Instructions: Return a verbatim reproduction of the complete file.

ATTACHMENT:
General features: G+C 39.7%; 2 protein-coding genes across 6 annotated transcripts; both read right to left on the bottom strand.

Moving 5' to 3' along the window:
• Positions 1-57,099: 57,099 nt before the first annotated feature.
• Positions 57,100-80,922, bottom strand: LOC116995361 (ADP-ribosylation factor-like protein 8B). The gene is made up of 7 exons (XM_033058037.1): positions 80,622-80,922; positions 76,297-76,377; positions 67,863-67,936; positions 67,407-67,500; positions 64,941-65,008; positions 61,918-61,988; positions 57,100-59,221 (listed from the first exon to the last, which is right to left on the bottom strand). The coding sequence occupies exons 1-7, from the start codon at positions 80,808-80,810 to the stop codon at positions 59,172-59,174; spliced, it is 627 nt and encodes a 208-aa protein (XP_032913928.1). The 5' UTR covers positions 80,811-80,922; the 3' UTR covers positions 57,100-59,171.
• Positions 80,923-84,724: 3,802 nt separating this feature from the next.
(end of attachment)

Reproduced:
General features: G+C 39.7%; 2 protein-coding genes across 6 annotated transcripts; both read right to left on the bottom strand.

Moving 5' to 3' along the window:
• Positions 1-57,099: 57,099 nt before the first annotated feature.
• Positions 57,100-80,922, bottom strand: LOC116995361 (ADP-ribosylation factor-like protein 8B). The gene is made up of 7 exons (XM_033058037.1): positions 80,622-80,922; positions 76,297-76,377; positions 67,863-67,936; positions 67,407-67,500; positions 64,941-65,008; positions 61,918-61,988; positions 57,100-59,221 (listed from the first exon to the last, which is right to left on the bottom strand). The coding sequence occupies exons 1-7, from the start codon at positions 80,808-80,810 to the stop codon at positions 59,172-59,174; spliced, it is 627 nt and encodes a 208-aa protein (XP_032913928.1). The 5' UTR covers positions 80,811-80,922; the 3' UTR covers positions 57,100-59,171.
• Positions 80,923-84,724: 3,802 nt separating this feature from the next.